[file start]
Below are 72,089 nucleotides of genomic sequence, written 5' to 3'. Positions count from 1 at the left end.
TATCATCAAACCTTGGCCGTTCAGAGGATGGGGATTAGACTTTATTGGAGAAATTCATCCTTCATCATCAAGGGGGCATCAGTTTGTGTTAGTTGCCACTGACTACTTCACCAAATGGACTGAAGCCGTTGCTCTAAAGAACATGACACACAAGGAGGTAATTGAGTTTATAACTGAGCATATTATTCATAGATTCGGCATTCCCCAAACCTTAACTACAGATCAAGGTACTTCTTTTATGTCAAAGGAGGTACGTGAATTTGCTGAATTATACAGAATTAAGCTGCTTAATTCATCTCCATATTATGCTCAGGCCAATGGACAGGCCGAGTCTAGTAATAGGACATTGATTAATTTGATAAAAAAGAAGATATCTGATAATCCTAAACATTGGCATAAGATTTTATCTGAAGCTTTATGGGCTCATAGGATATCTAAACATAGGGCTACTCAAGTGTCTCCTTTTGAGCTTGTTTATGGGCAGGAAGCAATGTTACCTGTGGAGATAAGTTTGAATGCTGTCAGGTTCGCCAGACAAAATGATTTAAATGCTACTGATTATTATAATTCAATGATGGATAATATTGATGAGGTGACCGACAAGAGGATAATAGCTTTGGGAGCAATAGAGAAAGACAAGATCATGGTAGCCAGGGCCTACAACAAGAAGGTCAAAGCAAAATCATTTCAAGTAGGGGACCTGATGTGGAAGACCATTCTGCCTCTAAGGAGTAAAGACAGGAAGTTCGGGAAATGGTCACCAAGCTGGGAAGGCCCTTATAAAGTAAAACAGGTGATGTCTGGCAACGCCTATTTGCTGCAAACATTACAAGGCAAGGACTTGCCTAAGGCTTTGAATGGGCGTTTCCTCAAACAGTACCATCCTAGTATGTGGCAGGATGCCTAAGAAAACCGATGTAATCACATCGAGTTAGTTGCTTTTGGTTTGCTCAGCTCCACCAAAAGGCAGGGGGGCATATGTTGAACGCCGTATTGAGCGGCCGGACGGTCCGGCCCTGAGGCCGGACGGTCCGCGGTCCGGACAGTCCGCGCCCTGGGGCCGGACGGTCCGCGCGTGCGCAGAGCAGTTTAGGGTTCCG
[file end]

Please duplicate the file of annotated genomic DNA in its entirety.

Below are 72,089 nucleotides of genomic sequence, written 5' to 3'. Positions count from 1 at the left end.
TATCATCAAACCTTGGCCGTTCAGAGGATGGGGATTAGACTTTATTGGAGAAATTCATCCTTCATCATCAAGGGGGCATCAGTTTGTGTTAGTTGCCACTGACTACTTCACCAAATGGACTGAAGCCGTTGCTCTAAAGAACATGACACACAAGGAGGTAATTGAGTTTATAACTGAGCATATTATTCATAGATTCGGCATTCCCCAAACCTTAACTACAGATCAAGGTACTTCTTTTATGTCAAAGGAGGTACGTGAATTTGCTGAATTATACAGAATTAAGCTGCTTAATTCATCTCCATATTATGCTCAGGCCAATGGACAGGCCGAGTCTAGTAATAGGACATTGATTAATTTGATAAAAAAGAAGATATCTGATAATCCTAAACATTGGCATAAGATTTTATCTGAAGCTTTATGGGCTCATAGGATATCTAAACATAGGGCTACTCAAGTGTCTCCTTTTGAGCTTGTTTATGGGCAGGAAGCAATGTTACCTGTGGAGATAAGTTTGAATGCTGTCAGGTTCGCCAGACAAAATGATTTAAATGCTACTGATTATTATAATTCAATGATGGATAATATTGATGAGGTGACCGACAAGAGGATAATAGCTTTGGGAGCAATAGAGAAAGACAAGATCATGGTAGCCAGGGCCTACAACAAGAAGGTCAAAGCAAAATCATTTCAAGTAGGGGACCTGATGTGGAAGACCATTCTGCCTCTAAGGAGTAAAGACAGGAAGTTCGGGAAATGGTCACCAAGCTGGGAAGGCCCTTATAAAGTAAAACAGGTGATGTCTGGCAACGCCTATTTGCTGCAAACATTACAAGGCAAGGACTTGCCTAAGGCTTTGAATGGGCGTTTCCTCAAACAGTACCATCCTAGTATGTGGCAGGATGCCTAAGAAAACCGATGTAATCACATCGAGTTAGTTGCTTTTGGTTTGCTCAGCTCCACCAAAAGGCAGGGGGGCATATGTTGAACGCCGTATTGAGCGGCCGGACGGTCCGGCCCTGAGGCCGGACGGTCCGCGGTCCGGACAGTCCGCGCCCTGGGGCCGGACGGTCCGCGCGTGCGCAGAGCAGTTTAGGGTTCCG